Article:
- Paul Dale
- 16 August 2007
This article is from 2007.
Nina Menkes has been described as one of the most provocative artists working in film today. Phantom Love lives up to the billing, finds Paul Dale
One of the undoubted highlights of this year’s experimental Black Box strand is US filmmaker Nina Menkes’ black and white internationally roaming surreal familial drama Phantom Love. Menkes has been described as one of ‘the most provocative artists working in film today’ and has received high praise from filmmakers Gus Van Sant, Allison Anders and veteran critic Jonathan Rosenbaum among others. Of her new film she says, ‘It’s a surreal drama about a woman trapped within an enmeshed family. Shot primarily in Los Angeles [and India], the film combines fairytale elements with brutal black and white photography to create a powerful testament about one woman’s descent into Self.’
Among her influences, she says, are André Breton, Frida Kahlo, Robert Bresson, Max Ernst, Francis Bacon and Argentinean filmmaker Lisandro Alonso (Los Muertos, Fantasma). That’s quite some roll call. But, interestingly, Menkes considers herself first and foremost a commercial artist.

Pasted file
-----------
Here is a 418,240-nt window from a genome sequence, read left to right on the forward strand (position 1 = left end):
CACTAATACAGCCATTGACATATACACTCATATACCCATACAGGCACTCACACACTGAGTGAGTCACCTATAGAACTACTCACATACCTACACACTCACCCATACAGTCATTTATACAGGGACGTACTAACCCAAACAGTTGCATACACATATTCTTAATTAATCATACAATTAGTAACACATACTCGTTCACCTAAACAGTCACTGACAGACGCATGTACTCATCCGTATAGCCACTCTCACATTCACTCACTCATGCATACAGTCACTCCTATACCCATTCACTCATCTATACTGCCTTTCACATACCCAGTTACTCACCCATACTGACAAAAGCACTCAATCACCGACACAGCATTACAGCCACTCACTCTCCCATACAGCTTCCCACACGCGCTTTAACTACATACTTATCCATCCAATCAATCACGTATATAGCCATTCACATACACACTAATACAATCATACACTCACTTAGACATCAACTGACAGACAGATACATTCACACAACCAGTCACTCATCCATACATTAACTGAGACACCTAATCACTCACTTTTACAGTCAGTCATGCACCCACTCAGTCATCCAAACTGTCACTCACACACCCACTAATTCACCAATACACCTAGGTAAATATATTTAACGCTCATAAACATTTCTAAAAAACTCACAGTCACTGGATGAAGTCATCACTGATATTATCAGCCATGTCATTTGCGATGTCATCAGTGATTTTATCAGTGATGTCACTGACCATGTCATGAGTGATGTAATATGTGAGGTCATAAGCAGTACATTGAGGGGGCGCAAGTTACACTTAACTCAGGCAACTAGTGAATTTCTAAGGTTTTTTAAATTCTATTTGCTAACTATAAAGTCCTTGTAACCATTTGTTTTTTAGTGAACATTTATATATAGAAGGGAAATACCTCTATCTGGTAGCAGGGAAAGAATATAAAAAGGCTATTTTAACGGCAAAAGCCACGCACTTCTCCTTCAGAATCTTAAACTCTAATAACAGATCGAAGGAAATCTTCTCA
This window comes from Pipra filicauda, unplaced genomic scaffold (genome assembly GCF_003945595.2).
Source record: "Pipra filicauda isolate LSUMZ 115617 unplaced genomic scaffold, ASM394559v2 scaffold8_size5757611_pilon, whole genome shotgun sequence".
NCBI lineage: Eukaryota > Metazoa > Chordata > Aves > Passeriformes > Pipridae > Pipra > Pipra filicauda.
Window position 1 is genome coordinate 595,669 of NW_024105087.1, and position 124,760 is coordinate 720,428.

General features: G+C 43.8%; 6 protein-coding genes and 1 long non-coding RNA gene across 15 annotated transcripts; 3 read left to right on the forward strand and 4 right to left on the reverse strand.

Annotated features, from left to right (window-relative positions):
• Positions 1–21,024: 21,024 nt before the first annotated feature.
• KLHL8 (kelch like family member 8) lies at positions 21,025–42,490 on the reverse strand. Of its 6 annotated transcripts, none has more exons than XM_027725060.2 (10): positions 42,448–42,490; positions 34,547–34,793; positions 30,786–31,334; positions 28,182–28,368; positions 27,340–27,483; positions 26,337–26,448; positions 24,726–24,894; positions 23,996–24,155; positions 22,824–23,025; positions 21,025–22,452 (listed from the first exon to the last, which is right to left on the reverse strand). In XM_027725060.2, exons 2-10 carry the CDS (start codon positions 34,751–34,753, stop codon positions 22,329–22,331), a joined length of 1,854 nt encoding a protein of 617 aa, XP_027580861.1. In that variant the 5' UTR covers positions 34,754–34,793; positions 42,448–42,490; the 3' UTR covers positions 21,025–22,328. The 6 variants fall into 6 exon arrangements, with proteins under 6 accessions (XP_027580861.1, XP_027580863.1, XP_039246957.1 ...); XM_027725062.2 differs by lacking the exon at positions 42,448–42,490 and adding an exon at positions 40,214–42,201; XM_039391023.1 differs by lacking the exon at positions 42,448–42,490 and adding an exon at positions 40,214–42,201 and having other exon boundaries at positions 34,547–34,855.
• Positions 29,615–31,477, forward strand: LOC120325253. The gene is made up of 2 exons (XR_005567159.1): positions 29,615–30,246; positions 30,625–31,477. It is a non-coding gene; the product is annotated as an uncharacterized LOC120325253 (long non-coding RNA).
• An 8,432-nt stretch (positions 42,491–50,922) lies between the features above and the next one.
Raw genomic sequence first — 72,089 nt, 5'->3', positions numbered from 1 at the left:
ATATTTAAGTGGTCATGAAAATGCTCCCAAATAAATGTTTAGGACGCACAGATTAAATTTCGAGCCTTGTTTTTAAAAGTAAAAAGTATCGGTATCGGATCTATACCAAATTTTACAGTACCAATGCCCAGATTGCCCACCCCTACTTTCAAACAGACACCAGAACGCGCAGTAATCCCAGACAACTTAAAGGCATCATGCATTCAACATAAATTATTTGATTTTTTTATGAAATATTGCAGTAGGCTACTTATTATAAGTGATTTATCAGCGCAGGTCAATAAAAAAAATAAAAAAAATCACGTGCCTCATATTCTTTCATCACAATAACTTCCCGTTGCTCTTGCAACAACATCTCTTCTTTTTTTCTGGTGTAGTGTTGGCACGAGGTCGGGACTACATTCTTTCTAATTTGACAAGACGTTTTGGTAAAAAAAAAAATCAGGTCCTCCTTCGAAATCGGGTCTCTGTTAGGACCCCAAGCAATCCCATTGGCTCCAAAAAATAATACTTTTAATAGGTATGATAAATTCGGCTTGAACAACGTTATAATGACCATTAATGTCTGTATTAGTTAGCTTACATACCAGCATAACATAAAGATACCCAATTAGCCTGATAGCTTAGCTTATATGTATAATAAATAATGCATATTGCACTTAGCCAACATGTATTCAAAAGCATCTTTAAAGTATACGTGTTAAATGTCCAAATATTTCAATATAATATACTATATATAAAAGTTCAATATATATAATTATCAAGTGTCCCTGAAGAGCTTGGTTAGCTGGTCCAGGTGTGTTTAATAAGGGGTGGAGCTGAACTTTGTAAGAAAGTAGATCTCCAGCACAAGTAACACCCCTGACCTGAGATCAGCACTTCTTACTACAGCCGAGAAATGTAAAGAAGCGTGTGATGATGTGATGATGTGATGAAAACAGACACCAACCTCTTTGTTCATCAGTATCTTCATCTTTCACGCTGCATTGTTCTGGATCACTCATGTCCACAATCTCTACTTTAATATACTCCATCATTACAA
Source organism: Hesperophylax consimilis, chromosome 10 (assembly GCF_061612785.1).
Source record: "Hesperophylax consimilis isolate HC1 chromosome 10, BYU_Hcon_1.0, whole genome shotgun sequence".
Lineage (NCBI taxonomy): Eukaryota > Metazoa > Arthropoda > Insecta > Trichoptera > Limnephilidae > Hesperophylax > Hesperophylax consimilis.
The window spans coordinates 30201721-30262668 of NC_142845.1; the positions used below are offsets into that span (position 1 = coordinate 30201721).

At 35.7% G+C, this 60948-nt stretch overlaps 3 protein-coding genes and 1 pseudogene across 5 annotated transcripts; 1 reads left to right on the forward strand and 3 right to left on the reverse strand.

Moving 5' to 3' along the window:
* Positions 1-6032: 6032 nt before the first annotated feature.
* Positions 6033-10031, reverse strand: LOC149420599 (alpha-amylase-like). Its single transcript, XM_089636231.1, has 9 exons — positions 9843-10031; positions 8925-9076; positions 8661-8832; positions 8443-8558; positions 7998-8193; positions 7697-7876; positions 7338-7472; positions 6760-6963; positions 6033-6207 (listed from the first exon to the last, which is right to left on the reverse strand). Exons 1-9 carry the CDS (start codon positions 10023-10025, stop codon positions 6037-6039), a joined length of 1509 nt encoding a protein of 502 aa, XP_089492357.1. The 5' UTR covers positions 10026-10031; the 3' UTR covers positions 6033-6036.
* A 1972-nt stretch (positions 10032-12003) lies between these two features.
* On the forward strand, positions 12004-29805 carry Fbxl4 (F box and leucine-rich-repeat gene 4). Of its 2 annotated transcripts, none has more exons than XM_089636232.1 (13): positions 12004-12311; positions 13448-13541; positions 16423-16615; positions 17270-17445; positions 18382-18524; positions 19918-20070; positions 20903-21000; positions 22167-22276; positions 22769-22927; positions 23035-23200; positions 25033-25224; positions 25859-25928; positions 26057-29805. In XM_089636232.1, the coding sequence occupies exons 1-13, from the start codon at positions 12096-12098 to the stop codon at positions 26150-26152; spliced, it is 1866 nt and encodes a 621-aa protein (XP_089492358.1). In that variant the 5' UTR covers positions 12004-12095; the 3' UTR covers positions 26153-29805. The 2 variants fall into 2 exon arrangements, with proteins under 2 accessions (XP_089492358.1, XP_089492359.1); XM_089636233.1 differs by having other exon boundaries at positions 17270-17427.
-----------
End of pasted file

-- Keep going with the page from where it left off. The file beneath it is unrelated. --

‘I always try to be commercial,’ she says. ‘But apparently the way I see things and experience things is very unconventional and consequently, since my films reflect my inner life, my films are considered unusual or avant garde.’
Watching Menkes’ films there is little doubt that hers is a remarkably fresh and challenging talent. Despite her evident aptitude for film, Menkes started out as a dancer.
‘As a teenager until around the age of 22 I was a serious dancer and my first film was about dance. I also was always into photography and spent thousands of hours in a darkroom printing my own photographs . . . when I found filmmaking these talents came together for me – movement, sound, interior worlds, photography.’
The 44-year-old American’s previous films have already garnered enormous praise from European and US critics and filmmakers at Sundance, Rotterdam and London film festivals. So the arrival of her newest film at this year’s EIFF really is something to be celebrated.
So what has she got lined up for audiences next? ‘Two new works: one is called Shivitti about a young male American backpacker who disintegrates in India and Heatstroke which is a surreal drama about two sisters set in Los Angeles and Cairo.’
Menkes looks set to be David Lynch’s natural cinematic successor. It would be a shame to miss her coronation.
Cineworld, 623 8030, 19 Aug, 9.15pm & 24 Aug, 8pm, £7.95 (£5.50).